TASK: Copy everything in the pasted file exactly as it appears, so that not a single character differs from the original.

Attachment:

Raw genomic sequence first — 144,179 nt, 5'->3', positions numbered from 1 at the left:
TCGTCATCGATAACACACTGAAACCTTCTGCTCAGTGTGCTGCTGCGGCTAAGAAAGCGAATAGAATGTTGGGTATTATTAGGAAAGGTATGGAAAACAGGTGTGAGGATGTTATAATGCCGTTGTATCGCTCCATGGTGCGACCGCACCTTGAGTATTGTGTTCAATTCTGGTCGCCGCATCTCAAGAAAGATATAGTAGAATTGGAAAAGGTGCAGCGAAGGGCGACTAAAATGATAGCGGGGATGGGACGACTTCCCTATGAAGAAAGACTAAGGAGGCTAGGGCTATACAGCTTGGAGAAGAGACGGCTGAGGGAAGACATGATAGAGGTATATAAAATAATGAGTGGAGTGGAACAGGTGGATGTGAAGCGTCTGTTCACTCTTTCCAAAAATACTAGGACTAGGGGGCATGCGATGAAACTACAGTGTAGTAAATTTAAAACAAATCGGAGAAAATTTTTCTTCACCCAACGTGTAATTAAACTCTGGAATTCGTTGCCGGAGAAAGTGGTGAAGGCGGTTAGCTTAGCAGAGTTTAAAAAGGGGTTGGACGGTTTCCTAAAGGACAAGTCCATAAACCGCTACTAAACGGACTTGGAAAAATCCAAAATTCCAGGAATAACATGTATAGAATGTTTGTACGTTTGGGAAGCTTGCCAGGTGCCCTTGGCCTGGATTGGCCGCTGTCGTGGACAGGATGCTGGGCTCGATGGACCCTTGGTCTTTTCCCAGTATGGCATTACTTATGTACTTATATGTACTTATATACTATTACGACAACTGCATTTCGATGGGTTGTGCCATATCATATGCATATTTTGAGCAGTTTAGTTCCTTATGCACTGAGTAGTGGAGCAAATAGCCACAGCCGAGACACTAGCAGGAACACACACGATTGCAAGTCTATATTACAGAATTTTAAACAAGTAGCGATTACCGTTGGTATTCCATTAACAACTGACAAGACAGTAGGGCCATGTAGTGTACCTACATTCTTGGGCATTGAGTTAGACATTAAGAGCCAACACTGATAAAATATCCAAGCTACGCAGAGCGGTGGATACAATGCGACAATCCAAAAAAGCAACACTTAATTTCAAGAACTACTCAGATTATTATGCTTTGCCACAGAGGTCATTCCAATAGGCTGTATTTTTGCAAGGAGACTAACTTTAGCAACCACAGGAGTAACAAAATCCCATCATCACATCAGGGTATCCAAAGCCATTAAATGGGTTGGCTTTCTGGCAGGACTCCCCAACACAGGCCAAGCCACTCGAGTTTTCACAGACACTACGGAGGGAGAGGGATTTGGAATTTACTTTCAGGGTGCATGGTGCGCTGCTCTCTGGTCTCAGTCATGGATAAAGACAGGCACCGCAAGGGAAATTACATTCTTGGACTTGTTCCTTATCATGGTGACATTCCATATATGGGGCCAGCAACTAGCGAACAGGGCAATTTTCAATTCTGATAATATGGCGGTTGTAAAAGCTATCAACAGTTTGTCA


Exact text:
Raw genomic sequence first — 144,179 nt, 5'->3', positions numbered from 1 at the left:
TCGTCATCGATAACACACTGAAACCTTCTGCTCAGTGTGCTGCTGCGGCTAAGAAAGCGAATAGAATGTTGGGTATTATTAGGAAAGGTATGGAAAACAGGTGTGAGGATGTTATAATGCCGTTGTATCGCTCCATGGTGCGACCGCACCTTGAGTATTGTGTTCAATTCTGGTCGCCGCATCTCAAGAAAGATATAGTAGAATTGGAAAAGGTGCAGCGAAGGGCGACTAAAATGATAGCGGGGATGGGACGACTTCCCTATGAAGAAAGACTAAGGAGGCTAGGGCTATACAGCTTGGAGAAGAGACGGCTGAGGGAAGACATGATAGAGGTATATAAAATAATGAGTGGAGTGGAACAGGTGGATGTGAAGCGTCTGTTCACTCTTTCCAAAAATACTAGGACTAGGGGGCATGCGATGAAACTACAGTGTAGTAAATTTAAAACAAATCGGAGAAAATTTTTCTTCACCCAACGTGTAATTAAACTCTGGAATTCGTTGCCGGAGAAAGTGGTGAAGGCGGTTAGCTTAGCAGAGTTTAAAAAGGGGTTGGACGGTTTCCTAAAGGACAAGTCCATAAACCGCTACTAAACGGACTTGGAAAAATCCAAAATTCCAGGAATAACATGTATAGAATGTTTGTACGTTTGGGAAGCTTGCCAGGTGCCCTTGGCCTGGATTGGCCGCTGTCGTGGACAGGATGCTGGGCTCGATGGACCCTTGGTCTTTTCCCAGTATGGCATTACTTATGTACTTATATGTACTTATATACTATTACGACAACTGCATTTCGATGGGTTGTGCCATATCATATGCATATTTTGAGCAGTTTAGTTCCTTATGCACTGAGTAGTGGAGCAAATAGCCACAGCCGAGACACTAGCAGGAACACACACGATTGCAAGTCTATATTACAGAATTTTAAACAAGTAGCGATTACCGTTGGTATTCCATTAACAACTGACAAGACAGTAGGGCCATGTAGTGTACCTACATTCTTGGGCATTGAGTTAGACATTAAGAGCCAACACTGATAAAATATCCAAGCTACGCAGAGCGGTGGATACAATGCGACAATCCAAAAAAGCAACACTTAATTTCAAGAACTACTCAGATTATTATGCTTTGCCACAGAGGTCATTCCAATAGGCTGTATTTTTGCAAGGAGACTAACTTTAGCAACCACAGGAGTAACAAAATCCCATCATCACATCAGGGTATCCAAAGCCATTAAATGGGTTGGCTTTCTGGCAGGACTCCCCAACACAGGCCAAGCCACTCGAGTTTTCACAGACACTACGGAGGGAGAGGGATTTGGAATTTACTTTCAGGGTGCATGGTGCGCTGCTCTCTGGTCTCAGTCATGGATAAAGACAGGCACCGCAAGGGAAATTACATTCTTGGACTTGTTCCTTATCATGGTGACATTCCATATATGGGGCCAGCAACTAGCGAACAGGGCAATTTTCAATTCTGATAATATGGCGGTTGTAAAAGCTATCAACAGTTTGTCA